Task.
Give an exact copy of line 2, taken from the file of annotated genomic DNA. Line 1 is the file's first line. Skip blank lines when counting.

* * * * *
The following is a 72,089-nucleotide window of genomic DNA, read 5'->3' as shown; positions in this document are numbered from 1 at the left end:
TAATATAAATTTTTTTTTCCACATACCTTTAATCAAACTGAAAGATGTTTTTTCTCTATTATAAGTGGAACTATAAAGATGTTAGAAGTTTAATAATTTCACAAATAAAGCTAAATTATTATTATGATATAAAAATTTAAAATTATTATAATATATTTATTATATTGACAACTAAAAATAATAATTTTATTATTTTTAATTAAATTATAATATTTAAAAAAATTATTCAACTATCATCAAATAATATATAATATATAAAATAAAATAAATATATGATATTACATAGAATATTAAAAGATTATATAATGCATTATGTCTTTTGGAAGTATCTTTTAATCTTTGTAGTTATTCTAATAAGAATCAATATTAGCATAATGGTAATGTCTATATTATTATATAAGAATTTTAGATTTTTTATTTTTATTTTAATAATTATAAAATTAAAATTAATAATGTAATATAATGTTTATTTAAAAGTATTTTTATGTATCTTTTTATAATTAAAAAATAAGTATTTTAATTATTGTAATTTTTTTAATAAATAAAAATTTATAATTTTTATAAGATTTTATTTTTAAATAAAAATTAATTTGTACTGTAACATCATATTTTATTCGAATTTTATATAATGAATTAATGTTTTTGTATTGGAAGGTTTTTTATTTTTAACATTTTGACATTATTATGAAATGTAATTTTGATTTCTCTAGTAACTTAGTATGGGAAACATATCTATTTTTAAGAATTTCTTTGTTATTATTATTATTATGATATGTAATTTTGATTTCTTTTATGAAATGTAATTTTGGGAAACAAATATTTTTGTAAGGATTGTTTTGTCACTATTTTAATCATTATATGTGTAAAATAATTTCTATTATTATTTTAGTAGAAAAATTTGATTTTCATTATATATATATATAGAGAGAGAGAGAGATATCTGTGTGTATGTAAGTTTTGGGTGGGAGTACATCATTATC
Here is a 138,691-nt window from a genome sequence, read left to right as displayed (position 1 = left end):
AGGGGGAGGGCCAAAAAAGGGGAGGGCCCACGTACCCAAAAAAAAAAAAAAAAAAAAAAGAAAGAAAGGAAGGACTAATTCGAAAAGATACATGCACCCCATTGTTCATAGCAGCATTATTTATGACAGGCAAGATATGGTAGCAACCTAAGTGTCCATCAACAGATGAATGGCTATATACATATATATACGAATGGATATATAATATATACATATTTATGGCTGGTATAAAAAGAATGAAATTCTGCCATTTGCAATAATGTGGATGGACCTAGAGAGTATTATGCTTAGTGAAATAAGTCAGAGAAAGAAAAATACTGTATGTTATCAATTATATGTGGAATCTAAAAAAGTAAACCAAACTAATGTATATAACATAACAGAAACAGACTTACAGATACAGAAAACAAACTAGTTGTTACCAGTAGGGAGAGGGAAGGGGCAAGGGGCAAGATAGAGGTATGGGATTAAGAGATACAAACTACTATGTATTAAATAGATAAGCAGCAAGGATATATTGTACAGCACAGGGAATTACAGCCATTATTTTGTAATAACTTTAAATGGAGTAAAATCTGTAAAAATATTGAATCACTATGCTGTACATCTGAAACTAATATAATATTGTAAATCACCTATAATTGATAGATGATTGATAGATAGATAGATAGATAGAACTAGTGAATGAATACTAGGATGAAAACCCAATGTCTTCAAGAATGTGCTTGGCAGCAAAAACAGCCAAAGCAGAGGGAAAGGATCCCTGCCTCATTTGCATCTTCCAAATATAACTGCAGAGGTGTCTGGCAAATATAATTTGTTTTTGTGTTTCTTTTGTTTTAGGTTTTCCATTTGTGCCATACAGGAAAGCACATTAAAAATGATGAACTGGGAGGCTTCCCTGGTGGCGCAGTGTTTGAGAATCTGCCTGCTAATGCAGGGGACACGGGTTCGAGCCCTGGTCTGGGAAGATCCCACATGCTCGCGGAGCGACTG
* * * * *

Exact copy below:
TAATATAAATTTTTTTTTCCACATACCTTTAATCAAACTGAAAGATGTTTTTTCTCTATTATAAGTGGAACTATAAAGATGTTAGAAGTTTAATAATTTCACAAATAAAGCTAAATTATTATTATGATATAAAAATTTAAAATTATTATAATATATTTATTATATTGACAACTAAAAATAATAATTTTATTATTTTTAATTAAATTATAATATTTAAAAAAATTATTCAACTATCATCAAATAATATATAATATATAAAATAAAATAAATATATGATATTACATAGAATATTAAAAGATTATATAATGCATTATGTCTTTTGGAAGTATCTTTTAATCTTTGTAGTTATTCTAATAAGAATCAATATTAGCATAATGGTAATGTCTATATTATTATATAAGAATTTTAGATTTTTTATTTTTATTTTAATAATTATAAAATTAAAATTAATAATGTAATATAATGTTTATTTAAAAGTATTTTTATGTATCTTTTTATAATTAAAAAATAAGTATTTTAATTATTGTAATTTTTTTAATAAATAAAAATTTATAATTTTTATAAGATTTTATTTTTAAATAAAAATTAATTTGTACTGTAACATCATATTTTATTCGAATTTTATATAATGAATTAATGTTTTTGTATTGGAAGGTTTTTTATTTTTAACATTTTGACATTATTATGAAATGTAATTTTGATTTCTCTAGTAACTTAGTATGGGAAACATATCTATTTTTAAGAATTTCTTTGTTATTATTATTATTATGATATGTAATTTTGATTTCTTTTATGAAATGTAATTTTGGGAAACAAATATTTTTGTAAGGATTGTTTTGTCACTATTTTAATCATTATATGTGTAAAATAATTTCTATTATTATTTTAGTAGAAAAATTTGATTTTCATTATATATATATATAGAGAGAGAGAGAGATATCTGTGTGTATGTAAGTTTTGGGTGGGAGTACATCATTATC